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Can Only Spend 2 Hours Alone with Baby


I was just on your site and found that a lot of feelings I am having toward being a new dad are felt by many other men. Of the issues I'm having:

  1. I get angry when my daughter cries almost instantly.
  2. I have anxiety when I'm around her to the point that my breathing speeds up.
  3. Because of 1 and 2, I will not stay home alone with my daughter for more than 2 hours at a time.
  4. I felt trapped by the situation.
  5. The Guilt

With #1, it was nice to hear other guys have the same issue. I'm just approaching the 3-month mark. Everyone has told me that there is a major change at 3 months and I already see it. My daughter cries a lot less, which I assume is from having less digestive issues which go away as her digestive system matures. Keep in mind though, my daughter wasn't a fussy baby to begin with. A few fits here and there, but nothing like a colicky baby.

With #2, the anxiety happens if I know I'm alone with her. When my wife is around, I know I have that safety net of passing my daughter off to her. It really helps calm me down. One solution we've come up with is to hire a sitter if I know my wife will be out for more than 2 hours. It's not all that expensive and it really helps alleviate the nerves, which is also the solution for #3.

Like some of the other guys, I had the worries of hurting my child because of my anger toward her crying, but I was always able to hold myself in check and I also noticed that if I got "rough" with her, it would only make things worse. Once I realized that, it really helped to keep me calm as I didn't want to make the situation worse. Why have a baby crying in my arms for 40 minutes when, if I just keep my calm for 5 more minutes, she'll be calm again. That's tough to do for most guys, but I like to equate it to the movie "Happy Gilmore". Happy just had to find his "happy place" in order to calm down and make the putt. For me, it was just a matter of concentrating on my deep breathing over and over again. As I did that, my concentration was diverted to at least muffle the crying for a few seconds. It's not a winning strategy for everyone, but just like every baby is different, every guy is different and you need to find out how to ignore the situation.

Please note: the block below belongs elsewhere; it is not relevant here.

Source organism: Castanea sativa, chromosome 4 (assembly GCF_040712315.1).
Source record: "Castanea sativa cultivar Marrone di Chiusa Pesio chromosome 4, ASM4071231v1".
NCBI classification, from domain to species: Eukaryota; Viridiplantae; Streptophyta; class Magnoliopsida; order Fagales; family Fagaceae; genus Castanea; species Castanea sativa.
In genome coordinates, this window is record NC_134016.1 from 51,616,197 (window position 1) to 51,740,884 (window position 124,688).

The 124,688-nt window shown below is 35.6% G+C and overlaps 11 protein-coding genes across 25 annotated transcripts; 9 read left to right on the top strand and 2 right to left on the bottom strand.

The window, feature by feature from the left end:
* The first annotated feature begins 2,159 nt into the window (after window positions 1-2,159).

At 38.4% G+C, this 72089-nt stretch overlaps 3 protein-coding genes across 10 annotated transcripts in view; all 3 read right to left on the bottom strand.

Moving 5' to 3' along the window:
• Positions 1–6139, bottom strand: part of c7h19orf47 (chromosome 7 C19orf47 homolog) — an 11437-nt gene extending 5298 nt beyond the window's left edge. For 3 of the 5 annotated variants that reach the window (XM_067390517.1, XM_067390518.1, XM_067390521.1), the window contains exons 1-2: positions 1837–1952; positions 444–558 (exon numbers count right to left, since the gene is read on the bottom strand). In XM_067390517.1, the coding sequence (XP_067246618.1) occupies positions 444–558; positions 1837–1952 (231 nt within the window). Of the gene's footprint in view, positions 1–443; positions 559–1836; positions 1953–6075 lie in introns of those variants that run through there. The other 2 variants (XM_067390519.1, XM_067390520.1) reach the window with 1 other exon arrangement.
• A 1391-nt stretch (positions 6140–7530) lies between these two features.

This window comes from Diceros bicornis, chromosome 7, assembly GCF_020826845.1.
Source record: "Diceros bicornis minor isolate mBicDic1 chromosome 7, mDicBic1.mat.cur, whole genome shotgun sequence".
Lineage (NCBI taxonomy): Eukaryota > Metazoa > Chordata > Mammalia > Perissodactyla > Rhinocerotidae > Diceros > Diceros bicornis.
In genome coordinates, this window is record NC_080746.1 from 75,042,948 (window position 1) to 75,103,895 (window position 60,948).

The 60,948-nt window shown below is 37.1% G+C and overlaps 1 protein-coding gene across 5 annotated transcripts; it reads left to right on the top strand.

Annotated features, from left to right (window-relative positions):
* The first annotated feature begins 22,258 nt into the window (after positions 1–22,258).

As far as the anxiety, for me it's bad. I get nauseous to the point where I can only eat saltines and ginger ale. My breathing gets labored and I would sink into a depression (to where I wanted to go into bed and not come out).